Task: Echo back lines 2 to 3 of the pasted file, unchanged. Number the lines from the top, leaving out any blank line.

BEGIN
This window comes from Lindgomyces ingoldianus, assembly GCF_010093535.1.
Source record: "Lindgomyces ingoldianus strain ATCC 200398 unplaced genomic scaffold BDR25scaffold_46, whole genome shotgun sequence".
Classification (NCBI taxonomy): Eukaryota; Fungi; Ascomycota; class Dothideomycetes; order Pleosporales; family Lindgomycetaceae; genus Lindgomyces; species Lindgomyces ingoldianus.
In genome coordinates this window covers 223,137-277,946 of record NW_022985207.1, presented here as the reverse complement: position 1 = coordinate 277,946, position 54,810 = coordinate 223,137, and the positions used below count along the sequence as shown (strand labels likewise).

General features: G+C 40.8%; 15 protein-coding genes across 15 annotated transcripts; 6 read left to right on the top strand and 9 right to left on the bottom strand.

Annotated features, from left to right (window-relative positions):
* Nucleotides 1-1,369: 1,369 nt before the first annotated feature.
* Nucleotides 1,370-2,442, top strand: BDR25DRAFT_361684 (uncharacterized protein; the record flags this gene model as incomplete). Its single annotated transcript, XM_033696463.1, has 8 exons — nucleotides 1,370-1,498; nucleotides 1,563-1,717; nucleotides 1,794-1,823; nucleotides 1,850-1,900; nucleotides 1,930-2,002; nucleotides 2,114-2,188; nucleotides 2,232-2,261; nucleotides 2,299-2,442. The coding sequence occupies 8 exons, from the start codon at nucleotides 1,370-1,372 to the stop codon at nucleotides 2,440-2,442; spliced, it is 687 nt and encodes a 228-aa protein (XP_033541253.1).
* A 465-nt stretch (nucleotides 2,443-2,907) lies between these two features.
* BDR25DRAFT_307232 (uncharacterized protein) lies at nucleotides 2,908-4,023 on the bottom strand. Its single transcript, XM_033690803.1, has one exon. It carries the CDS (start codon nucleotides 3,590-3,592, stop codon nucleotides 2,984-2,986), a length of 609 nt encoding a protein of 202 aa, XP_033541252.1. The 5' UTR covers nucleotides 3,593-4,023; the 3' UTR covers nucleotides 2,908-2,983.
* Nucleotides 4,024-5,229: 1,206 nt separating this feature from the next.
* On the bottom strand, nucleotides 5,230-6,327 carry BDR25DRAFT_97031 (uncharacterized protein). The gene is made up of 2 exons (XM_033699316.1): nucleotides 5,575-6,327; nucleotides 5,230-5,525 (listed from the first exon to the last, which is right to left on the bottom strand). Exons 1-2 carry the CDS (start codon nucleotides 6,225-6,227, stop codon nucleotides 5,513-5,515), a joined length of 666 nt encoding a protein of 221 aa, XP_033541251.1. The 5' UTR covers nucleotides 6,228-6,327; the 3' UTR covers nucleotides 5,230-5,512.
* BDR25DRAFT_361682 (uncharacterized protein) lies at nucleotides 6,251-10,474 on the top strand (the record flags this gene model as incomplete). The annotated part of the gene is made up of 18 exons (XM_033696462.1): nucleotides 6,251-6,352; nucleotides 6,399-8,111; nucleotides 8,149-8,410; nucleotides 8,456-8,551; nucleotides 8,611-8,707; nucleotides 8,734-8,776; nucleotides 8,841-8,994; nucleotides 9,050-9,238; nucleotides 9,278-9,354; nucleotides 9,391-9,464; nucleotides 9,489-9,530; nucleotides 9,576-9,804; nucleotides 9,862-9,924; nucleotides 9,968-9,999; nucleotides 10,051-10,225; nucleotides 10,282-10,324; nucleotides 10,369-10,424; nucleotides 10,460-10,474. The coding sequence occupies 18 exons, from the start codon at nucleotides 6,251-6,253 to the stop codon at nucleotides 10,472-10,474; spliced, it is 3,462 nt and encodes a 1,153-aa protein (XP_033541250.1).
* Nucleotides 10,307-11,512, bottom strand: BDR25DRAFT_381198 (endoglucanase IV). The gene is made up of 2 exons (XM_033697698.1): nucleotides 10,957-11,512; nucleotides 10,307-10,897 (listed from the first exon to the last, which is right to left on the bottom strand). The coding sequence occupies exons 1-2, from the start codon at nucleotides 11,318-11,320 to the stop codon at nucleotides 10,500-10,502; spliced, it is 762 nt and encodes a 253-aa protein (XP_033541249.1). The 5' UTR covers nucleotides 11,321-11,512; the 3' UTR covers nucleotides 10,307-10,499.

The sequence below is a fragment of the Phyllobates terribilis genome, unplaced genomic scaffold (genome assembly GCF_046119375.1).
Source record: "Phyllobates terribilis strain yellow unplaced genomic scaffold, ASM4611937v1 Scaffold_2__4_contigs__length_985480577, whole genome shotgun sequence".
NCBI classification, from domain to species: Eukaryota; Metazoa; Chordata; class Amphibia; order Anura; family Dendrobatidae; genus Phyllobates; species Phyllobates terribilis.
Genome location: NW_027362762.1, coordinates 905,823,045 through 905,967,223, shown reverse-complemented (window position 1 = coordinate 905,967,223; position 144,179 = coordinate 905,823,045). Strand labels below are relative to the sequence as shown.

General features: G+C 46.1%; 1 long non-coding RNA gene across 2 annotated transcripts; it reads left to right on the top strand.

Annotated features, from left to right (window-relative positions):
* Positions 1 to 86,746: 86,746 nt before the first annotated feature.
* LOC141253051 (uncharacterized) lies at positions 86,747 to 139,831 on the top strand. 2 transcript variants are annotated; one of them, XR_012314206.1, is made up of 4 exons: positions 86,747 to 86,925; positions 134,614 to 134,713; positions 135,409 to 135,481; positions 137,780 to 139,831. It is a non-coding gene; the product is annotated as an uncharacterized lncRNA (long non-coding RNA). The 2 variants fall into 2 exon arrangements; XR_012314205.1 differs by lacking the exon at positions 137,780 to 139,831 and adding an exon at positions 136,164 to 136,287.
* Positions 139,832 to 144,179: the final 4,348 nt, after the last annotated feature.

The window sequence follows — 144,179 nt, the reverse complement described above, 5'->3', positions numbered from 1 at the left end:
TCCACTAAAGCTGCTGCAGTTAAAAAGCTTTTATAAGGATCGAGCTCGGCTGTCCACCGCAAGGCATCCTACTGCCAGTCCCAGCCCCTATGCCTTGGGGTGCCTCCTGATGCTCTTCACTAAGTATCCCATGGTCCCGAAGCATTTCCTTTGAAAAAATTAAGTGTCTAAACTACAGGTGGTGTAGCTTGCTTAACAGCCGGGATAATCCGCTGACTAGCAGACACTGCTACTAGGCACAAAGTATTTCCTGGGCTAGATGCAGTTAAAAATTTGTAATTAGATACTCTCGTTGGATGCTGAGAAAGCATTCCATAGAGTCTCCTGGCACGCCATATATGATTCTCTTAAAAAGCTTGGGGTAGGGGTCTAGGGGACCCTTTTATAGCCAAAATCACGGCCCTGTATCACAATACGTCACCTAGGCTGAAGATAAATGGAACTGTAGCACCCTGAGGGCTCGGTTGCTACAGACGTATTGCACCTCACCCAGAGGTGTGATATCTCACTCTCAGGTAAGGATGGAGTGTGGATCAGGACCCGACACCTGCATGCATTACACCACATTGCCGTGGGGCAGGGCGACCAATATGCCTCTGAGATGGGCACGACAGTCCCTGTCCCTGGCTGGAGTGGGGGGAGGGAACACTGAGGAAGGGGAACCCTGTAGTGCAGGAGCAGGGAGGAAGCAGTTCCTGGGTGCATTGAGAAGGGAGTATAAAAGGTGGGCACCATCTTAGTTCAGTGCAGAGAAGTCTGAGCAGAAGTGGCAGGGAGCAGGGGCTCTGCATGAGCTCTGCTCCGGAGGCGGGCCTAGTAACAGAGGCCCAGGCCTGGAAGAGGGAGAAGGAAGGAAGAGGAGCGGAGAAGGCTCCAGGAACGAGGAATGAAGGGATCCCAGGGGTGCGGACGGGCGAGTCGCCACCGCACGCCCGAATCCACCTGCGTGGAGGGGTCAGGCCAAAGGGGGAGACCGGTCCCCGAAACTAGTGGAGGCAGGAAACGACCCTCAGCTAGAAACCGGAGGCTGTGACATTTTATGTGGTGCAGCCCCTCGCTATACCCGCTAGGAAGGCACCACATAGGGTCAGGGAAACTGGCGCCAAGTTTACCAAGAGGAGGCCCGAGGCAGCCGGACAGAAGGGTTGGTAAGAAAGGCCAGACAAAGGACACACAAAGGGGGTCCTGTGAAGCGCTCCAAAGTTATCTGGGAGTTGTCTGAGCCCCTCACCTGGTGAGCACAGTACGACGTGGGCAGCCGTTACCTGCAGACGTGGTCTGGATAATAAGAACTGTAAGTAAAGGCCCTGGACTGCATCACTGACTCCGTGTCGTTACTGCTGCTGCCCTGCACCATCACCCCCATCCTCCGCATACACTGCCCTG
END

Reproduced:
Source record: "Lindgomyces ingoldianus strain ATCC 200398 unplaced genomic scaffold BDR25scaffold_46, whole genome shotgun sequence".
Classification (NCBI taxonomy): Eukaryota; Fungi; Ascomycota; class Dothideomycetes; order Pleosporales; family Lindgomycetaceae; genus Lindgomyces; species Lindgomyces ingoldianus.